Q: What other kind of work did you do?

A: I used to work in a department store, and everyone was always stealing stuff. I never did. I could never steal anything. And you had to stand up all day with those fluorescent lights and the under-floor heating and I thought, "I've got to get out. I'm gonna have varicose veins at 19." And I worked in a baker's once.

Q: Me, too. Messy work. What did you do there?

A: I just served the bread. In England you get beautiful fresh cakes and every time I put them in a bag, if I got the cream on me, I used to lick my fingers. The manager used to say, "Don't do that." And I didn't know it was a reflex, and then after I did it like 10 times, she fired me. And I worked in a jeans store in the '70s. People wore really, really tight jeans and you'd do stuff like lay them on the floor and pull the zipper up with a wire coat hanger.

Q: I remember those jeans. You really did have to lie on the floor to get 'em on.

A: Yeah. Pressing women's ovaries. But that was good fun because I worked with a couple guys, and we used to play loud rock music and smoke joints and shut the store at 5 o'clock. I really liked that because I used to get on the jeans displays and dance, and then they said, "You should be in show business." I said, "You know, guys, I think I'm gonna try it."

Q: Where did you start? You went from selling jeans to . . . ?

A: Well, when I decided to be an actress, really try hard at acting, I had to go and do repertory theater in the north of England and obscure places. You're really doing it for what you can learn, not for financial gain obviously, but it's the groundwork for your future career and nothing like theater. And it was miserable, you know. I'd be in bed, room's freezing cold, middle of winter, no money, on my own. My little set of heated rollers in the corner.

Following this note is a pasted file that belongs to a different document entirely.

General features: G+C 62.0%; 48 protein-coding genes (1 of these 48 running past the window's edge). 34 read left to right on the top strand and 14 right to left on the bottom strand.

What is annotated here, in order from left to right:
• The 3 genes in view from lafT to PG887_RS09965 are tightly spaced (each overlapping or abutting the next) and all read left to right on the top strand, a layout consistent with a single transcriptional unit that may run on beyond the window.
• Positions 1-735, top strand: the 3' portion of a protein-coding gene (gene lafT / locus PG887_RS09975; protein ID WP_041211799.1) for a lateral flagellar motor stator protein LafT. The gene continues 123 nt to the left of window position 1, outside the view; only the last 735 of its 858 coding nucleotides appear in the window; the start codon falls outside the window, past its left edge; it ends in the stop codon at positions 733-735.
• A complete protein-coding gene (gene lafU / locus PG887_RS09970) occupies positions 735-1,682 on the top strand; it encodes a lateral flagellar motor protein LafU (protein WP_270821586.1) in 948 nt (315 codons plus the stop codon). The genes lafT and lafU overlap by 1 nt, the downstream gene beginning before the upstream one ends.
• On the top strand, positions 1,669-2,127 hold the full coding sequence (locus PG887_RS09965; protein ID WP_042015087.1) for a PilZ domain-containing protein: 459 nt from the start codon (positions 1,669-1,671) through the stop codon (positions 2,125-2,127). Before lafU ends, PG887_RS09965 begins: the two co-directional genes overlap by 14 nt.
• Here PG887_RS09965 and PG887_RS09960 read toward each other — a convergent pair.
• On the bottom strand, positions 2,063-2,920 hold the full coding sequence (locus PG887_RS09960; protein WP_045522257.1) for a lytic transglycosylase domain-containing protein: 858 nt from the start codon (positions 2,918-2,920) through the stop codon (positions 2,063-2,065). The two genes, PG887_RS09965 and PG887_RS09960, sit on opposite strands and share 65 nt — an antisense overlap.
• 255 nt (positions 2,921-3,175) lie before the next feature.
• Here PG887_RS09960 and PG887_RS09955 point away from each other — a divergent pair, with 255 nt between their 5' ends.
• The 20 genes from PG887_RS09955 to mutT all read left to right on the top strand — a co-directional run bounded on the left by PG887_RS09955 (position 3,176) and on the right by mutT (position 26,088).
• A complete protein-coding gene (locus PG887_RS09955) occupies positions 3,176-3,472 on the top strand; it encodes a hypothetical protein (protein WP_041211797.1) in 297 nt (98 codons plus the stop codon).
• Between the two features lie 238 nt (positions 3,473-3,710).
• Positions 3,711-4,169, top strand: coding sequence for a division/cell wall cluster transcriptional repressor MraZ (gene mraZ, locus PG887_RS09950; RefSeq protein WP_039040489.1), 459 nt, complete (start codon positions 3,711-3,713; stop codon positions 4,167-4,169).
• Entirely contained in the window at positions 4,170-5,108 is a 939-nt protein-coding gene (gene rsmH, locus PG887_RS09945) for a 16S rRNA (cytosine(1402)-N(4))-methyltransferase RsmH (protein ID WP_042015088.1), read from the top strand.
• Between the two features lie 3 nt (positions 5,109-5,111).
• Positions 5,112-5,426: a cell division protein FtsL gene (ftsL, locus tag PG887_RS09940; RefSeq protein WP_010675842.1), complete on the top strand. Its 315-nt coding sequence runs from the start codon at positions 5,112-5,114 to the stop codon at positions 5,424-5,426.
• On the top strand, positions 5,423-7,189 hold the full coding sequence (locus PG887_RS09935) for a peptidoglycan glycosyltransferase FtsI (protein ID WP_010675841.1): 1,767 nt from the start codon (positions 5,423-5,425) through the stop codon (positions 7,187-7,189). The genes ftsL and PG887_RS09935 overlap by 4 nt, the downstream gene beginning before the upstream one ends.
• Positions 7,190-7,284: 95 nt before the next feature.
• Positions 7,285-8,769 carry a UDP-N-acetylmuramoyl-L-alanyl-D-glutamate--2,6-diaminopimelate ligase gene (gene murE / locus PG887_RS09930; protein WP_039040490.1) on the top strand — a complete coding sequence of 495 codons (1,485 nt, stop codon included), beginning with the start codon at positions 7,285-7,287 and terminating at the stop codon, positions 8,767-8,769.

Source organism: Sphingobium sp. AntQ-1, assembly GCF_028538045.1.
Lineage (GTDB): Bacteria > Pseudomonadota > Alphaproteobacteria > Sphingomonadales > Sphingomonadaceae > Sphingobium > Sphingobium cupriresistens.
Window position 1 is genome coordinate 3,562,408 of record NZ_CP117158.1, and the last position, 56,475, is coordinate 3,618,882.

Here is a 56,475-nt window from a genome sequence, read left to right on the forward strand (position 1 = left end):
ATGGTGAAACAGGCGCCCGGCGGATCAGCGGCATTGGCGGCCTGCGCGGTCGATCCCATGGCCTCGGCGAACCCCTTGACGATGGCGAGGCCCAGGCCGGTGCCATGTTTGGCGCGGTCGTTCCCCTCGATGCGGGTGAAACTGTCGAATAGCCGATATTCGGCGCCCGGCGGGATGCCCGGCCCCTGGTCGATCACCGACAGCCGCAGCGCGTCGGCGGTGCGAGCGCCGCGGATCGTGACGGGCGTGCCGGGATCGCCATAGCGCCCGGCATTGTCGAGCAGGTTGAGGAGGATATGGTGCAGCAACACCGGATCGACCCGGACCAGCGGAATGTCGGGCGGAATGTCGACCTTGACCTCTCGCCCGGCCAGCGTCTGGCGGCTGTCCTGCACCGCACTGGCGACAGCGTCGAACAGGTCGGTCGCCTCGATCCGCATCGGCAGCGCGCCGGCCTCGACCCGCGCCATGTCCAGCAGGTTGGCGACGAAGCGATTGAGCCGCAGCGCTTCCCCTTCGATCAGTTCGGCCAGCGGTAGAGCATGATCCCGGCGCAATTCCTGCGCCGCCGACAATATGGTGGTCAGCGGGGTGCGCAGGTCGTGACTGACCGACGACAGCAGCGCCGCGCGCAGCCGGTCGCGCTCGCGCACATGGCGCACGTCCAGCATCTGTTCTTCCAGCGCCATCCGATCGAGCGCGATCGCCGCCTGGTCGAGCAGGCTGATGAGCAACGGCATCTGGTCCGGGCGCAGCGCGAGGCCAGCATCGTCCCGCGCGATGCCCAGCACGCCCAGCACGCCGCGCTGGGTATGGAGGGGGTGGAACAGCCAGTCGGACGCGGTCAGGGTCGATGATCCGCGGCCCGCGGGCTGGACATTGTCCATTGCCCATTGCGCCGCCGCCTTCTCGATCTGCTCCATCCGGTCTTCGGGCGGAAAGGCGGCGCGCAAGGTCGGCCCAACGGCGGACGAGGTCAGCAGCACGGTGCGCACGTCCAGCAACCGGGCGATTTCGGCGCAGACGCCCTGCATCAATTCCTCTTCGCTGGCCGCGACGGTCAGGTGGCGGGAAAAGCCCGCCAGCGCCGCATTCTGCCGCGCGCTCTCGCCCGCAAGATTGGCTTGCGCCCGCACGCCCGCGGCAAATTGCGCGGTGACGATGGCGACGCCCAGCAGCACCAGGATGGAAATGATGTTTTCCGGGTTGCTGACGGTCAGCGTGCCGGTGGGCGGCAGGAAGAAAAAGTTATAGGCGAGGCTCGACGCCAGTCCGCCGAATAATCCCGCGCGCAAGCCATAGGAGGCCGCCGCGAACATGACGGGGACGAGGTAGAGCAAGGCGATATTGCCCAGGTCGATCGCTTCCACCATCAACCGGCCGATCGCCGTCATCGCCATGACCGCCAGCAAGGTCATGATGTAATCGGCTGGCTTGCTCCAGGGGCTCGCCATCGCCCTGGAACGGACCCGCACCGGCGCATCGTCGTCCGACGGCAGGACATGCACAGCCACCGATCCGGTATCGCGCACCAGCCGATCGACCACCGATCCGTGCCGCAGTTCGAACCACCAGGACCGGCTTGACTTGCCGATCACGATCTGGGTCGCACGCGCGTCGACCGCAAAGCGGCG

And it was hard work. Eight shows a week and you couldn't be off. I remember once being at work, and I was just throwing up, throwing up, and I was in the middle of a scene on the stage and then I'd walk offstage, throw up in a bucket, walk back on and carry on, and that's work, you know.

Q: When you take a break from your work, what do you like to do? I'm trying to see what you're like out of costume?

A: I don't go out much. I'm really a homebody. I just like quietness and reading and nature. I live five minutes from my office, and the kids' school is five minutes from home, so we sort of work in a little triangle in the Santa Monica area. [Tracey and her husband, television producer Allan McKeown, have two children--Mabel Ellen, 12, and John, 7.]

I don't get involved in the whole show biz scene. I'm not comfortable with all that and the phoniness side of the business. I think L.A.'s a decent place to live if you don't get involved with the whole show biz thing. I'm about the work. I love the work.

Whatever Works runs every Monday.